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Calle 24 - The official Latino Cultural District of San Francisco

Sara Brooke Curtis

Every place has a history hidden that lives beneath what you can see on the surface. Just take the Mission District. The Bart Station at 24th street and Mission is called Plaza Sandino by some -- because in the 1980’s Pro-Sandanista protesters would rally there. Right down the street, Potrero del Sol Park is better known to those who grew up here asLa Raza park -- back in the 70’s it was a major gathering spot for low rider cars. This neighborhood has also been called the birthplace of Latin Rock.

“Carlos Santana, was raised here in the neighborhood,” says long time resident Erick Arguello. “Start out with Carlos and all of these other rock bands started to pop up,” Arguello explains as he points to different buildings in his neighborhood.

“La Victoria, Dominguez Bakery, they’ve been here since like the 50’s.” Arguello says. “And this one’s still thriving, this one’s going through some changes now.”

Arguello is the president of the Lower 24th Street Merchants Association, or Calle 24 Merchant & Neighborhood Association. Today he is showing me some of the places that he remembers from his childhood and from living here for the past 50 years.

Places like the Mexican restaurant Casa Sanchez, “the mom died and now the daughter is taking over the business. That’s what makes this area so unique it’s these anchor businesses that have been here for so long and now they are being passed on,” Arguello says.

Arguello’s is on a mission to preserve his neighborhood. He started by organizing a Merchant & Neighborhood Association -- a group of residents, nonprofits, business owners, young people and artists who came together more than 15 years ago to raise money for local improvements.

“We had the sidewalks and road improved, had some lights installed on 24th street,” he says. “With those improvements, investors from outside the area began taking notice. That is when Arugello says things started changing, fast.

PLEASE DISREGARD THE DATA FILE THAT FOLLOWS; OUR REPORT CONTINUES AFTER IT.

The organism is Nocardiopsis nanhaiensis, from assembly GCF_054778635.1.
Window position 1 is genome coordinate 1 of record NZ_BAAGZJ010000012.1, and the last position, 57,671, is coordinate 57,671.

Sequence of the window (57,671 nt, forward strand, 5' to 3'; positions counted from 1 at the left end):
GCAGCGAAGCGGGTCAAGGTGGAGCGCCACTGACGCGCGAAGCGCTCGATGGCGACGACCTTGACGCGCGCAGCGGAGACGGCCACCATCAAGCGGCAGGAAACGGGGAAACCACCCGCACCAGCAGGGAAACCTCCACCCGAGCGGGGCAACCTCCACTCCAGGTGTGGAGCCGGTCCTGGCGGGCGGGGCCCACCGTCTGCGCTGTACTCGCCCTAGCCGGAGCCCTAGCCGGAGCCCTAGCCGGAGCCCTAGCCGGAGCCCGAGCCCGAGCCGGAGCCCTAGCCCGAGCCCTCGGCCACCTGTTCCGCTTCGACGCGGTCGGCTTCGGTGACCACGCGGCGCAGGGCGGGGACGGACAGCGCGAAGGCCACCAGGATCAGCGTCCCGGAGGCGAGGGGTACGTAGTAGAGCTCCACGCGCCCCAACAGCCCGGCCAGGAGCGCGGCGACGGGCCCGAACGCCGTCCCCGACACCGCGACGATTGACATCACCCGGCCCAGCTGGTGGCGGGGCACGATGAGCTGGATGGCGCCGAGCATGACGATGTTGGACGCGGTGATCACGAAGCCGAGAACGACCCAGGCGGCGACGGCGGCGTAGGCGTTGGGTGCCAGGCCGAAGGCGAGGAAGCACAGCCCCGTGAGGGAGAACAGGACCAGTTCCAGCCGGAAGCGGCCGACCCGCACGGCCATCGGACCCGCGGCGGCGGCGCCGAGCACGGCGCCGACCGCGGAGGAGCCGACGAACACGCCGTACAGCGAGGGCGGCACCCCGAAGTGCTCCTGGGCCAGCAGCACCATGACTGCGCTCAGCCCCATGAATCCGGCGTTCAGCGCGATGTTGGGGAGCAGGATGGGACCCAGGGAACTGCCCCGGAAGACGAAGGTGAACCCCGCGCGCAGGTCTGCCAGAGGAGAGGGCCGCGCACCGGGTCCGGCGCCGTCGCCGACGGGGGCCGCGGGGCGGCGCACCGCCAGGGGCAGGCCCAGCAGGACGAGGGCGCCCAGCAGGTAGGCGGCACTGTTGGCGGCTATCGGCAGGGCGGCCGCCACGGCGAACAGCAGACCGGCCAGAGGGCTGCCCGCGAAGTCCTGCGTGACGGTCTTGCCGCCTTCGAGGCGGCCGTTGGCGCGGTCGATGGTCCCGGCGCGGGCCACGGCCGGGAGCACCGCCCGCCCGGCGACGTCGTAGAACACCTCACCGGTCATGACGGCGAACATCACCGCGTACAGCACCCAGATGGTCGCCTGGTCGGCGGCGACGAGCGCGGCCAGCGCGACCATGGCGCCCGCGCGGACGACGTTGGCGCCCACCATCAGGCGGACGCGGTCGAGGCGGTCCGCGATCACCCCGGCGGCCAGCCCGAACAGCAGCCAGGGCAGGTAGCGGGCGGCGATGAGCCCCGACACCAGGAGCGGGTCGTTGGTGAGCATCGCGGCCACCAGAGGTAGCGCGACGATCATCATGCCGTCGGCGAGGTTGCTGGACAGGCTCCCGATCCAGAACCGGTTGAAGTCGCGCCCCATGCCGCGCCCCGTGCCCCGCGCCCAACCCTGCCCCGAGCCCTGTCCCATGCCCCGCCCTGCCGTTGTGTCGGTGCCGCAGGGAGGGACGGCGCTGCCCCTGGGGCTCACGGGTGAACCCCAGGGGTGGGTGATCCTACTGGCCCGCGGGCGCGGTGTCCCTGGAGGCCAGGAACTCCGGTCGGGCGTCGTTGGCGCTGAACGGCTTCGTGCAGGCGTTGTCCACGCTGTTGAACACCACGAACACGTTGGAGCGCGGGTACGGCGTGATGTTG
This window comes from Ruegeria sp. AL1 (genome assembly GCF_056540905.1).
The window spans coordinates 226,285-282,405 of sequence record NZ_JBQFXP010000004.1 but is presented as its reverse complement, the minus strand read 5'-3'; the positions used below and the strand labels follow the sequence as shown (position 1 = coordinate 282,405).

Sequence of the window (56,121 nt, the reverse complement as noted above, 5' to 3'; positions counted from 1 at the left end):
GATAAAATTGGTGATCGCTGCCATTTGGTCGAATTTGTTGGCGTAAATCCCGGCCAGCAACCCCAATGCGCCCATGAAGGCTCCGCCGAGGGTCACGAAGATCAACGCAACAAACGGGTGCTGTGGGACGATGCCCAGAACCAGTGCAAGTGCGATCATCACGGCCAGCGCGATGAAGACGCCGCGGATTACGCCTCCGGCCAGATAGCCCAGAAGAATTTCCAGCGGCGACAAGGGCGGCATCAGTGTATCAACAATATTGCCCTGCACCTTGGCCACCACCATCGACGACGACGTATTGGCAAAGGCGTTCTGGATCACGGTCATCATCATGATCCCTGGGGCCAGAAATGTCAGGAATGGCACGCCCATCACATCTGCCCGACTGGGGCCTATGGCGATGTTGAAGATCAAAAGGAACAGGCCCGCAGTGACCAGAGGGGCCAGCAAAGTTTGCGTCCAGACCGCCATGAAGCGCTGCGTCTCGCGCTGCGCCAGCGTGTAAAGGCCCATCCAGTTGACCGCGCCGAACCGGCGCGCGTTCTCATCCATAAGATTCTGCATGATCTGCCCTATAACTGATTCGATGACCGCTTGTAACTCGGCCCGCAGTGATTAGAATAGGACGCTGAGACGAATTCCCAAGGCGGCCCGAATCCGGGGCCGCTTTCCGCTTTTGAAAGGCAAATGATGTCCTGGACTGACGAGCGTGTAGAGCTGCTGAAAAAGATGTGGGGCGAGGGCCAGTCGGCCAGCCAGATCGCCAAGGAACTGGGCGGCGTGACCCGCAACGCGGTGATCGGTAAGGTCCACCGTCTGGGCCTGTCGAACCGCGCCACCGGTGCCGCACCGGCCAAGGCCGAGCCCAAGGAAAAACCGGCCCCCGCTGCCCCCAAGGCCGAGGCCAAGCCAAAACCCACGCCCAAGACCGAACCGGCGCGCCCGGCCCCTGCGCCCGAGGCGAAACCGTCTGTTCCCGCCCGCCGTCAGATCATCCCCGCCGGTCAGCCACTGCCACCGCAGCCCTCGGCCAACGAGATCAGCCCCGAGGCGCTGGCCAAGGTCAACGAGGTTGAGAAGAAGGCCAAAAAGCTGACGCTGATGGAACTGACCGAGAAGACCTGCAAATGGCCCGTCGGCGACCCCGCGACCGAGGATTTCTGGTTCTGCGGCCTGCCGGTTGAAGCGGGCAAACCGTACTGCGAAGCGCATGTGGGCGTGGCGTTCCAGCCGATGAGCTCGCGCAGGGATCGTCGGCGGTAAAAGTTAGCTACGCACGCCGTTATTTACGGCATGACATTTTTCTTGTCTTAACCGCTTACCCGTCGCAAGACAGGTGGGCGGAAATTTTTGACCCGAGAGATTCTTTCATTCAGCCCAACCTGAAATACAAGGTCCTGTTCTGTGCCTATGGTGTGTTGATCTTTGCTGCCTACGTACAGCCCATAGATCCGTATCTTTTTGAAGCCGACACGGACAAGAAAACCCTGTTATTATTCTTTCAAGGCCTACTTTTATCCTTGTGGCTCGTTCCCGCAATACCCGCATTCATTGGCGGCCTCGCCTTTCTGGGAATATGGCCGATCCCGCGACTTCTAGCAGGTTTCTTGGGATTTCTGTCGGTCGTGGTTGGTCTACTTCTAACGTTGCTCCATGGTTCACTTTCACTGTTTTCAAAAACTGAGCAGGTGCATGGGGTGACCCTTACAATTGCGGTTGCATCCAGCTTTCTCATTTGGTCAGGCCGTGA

In recent months, residents and local activists have been rallying to draw attention to the increased rents and evictions in the Mission. Partly in response to those changes, city supervisors are implementing some first steps to preserve the cultural identity of the district. They unanimously voted to declare 24th street and the area surrounding it a Latino Cultural District.  

Inside the historic Brava Theater on 24th and York Street, Supervisor David Campos is addressing an audience of about 40 people, here to hash out just what the neighborhoods new Latino Cultural District status means.

Campos championed the move to make the Mission a cultural district because he says the neighborhood’s identity is slipping away. “Something is happening, we are losing our cultural heritage, identity,” he says. “Doesn’t seem like the city is doing anything to address it so we need to do something.”

Campos hopes recognition of the Latino Cultural District will lead to more dialogue about how to preserve institutions that have a long history here.

“The bottom line is that this is not my process, it’s our process,” Campos tells the crowd of community organizers and concerned citizens in the audience at the Brava Theater. “I think it’s great that you are here,” Campos says, “but it’s clear that not everyone is here.”

One of those who is here today, is Dr. Jose Cuellar, a professor emeritus of Latino studies at San Francisco State University. Cueller stands near the front of the stage with a small ceramic flute called an Ocarina in his hand.  

“For our ancestors, for our creator, we thank you for this support and this help,” he says and begins to play the flute.

The organizers invited hundreds of people to this meeting, but as Campos points out, most of the seats in the theater are empty. The people that have shown up are full of ideas -- and concerns.